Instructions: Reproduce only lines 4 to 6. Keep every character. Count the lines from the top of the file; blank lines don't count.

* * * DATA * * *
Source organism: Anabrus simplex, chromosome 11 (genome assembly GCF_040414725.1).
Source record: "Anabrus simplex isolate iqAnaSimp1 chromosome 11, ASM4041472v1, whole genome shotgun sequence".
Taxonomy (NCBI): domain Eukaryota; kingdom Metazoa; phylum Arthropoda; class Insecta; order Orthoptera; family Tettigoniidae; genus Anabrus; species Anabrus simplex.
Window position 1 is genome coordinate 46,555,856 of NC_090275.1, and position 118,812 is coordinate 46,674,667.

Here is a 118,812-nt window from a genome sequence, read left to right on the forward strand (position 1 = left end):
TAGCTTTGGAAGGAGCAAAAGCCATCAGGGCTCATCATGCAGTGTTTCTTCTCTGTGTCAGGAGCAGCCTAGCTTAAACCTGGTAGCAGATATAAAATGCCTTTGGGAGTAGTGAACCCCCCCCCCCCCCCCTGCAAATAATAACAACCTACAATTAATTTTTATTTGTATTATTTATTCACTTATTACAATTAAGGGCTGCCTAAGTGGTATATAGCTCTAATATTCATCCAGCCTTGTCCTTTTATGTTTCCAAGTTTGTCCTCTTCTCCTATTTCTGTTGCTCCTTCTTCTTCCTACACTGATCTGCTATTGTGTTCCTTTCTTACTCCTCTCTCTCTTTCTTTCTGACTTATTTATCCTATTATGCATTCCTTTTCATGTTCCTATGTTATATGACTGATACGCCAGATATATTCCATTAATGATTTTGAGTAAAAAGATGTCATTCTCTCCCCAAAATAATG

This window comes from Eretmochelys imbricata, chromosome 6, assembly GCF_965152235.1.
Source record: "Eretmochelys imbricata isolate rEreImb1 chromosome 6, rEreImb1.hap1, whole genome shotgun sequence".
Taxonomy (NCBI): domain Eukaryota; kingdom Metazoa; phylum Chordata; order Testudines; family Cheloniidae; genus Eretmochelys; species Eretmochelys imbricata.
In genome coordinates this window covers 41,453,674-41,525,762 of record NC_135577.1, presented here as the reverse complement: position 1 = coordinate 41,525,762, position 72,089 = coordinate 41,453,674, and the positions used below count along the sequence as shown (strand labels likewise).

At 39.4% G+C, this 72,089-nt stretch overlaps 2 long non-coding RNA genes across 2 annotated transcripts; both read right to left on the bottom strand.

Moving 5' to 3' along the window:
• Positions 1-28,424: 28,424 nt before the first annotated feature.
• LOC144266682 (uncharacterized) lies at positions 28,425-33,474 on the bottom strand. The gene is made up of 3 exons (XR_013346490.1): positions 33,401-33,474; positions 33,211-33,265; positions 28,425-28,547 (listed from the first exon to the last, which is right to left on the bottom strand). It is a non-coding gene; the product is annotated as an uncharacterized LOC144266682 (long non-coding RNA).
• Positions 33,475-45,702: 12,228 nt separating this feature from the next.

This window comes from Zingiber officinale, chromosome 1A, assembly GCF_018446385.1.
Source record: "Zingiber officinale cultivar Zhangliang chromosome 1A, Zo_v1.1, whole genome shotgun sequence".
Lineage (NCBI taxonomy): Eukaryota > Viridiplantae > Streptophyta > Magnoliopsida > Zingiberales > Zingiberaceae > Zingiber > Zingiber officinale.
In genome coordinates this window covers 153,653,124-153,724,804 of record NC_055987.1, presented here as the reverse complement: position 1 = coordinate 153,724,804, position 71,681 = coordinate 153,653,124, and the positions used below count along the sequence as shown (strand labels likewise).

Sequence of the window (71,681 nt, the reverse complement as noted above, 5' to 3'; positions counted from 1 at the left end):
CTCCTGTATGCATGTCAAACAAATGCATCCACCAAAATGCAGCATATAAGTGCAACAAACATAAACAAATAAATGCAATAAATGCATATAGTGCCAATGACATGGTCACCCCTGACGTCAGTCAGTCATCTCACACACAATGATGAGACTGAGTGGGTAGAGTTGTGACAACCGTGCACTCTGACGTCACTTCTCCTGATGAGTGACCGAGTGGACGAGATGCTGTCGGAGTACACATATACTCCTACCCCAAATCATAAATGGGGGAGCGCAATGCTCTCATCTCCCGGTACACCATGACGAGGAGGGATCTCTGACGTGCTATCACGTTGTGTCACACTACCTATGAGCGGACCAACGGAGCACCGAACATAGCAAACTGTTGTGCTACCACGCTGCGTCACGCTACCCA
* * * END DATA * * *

Window position 1 is genome coordinate 46,555,856 of NC_090275.1, and position 118,812 is coordinate 46,674,667.

Here is a 118,812-nt window from a genome sequence, read left to right on the forward strand (position 1 = left end):
TAGCTTTGGAAGGAGCAAAAGCCATCAGGGCTCATCATGCAGTGTTTCTTCTCTGTGTCAGGAGCAGCCTAGCTTAAACCTGGTAGCAGATATAAAATGCCTTTGGGAGTAGTGAACCCCCCCCCCCCCCCCTGCAAATAATAACAACCTACAATTAATTTTTATTTGTATTATTTATTCACTTATTACAATTAAGGGCTGCCTAAGTGGTATATAGCTCTAATATTCATCCAGCCTTGTCCTTTTATGTTTCCAAGTTTGTCCTCTTCTCCTATTTCTGTTGCTCCTTCTTCTTCCTACACTGATCTGCTATTGTGTTCCTTTCTTACTCCTCTCTCTCTTTCTTTCTGACTTATTTATCCTATTATGCATTCCTTTTCATGTTCCTATGTTATATGACTGATACGCCAGATATATTCCATTAATGATTTTGAGTAAAAAGATGTCATTCTCTCCCCAAAATAATG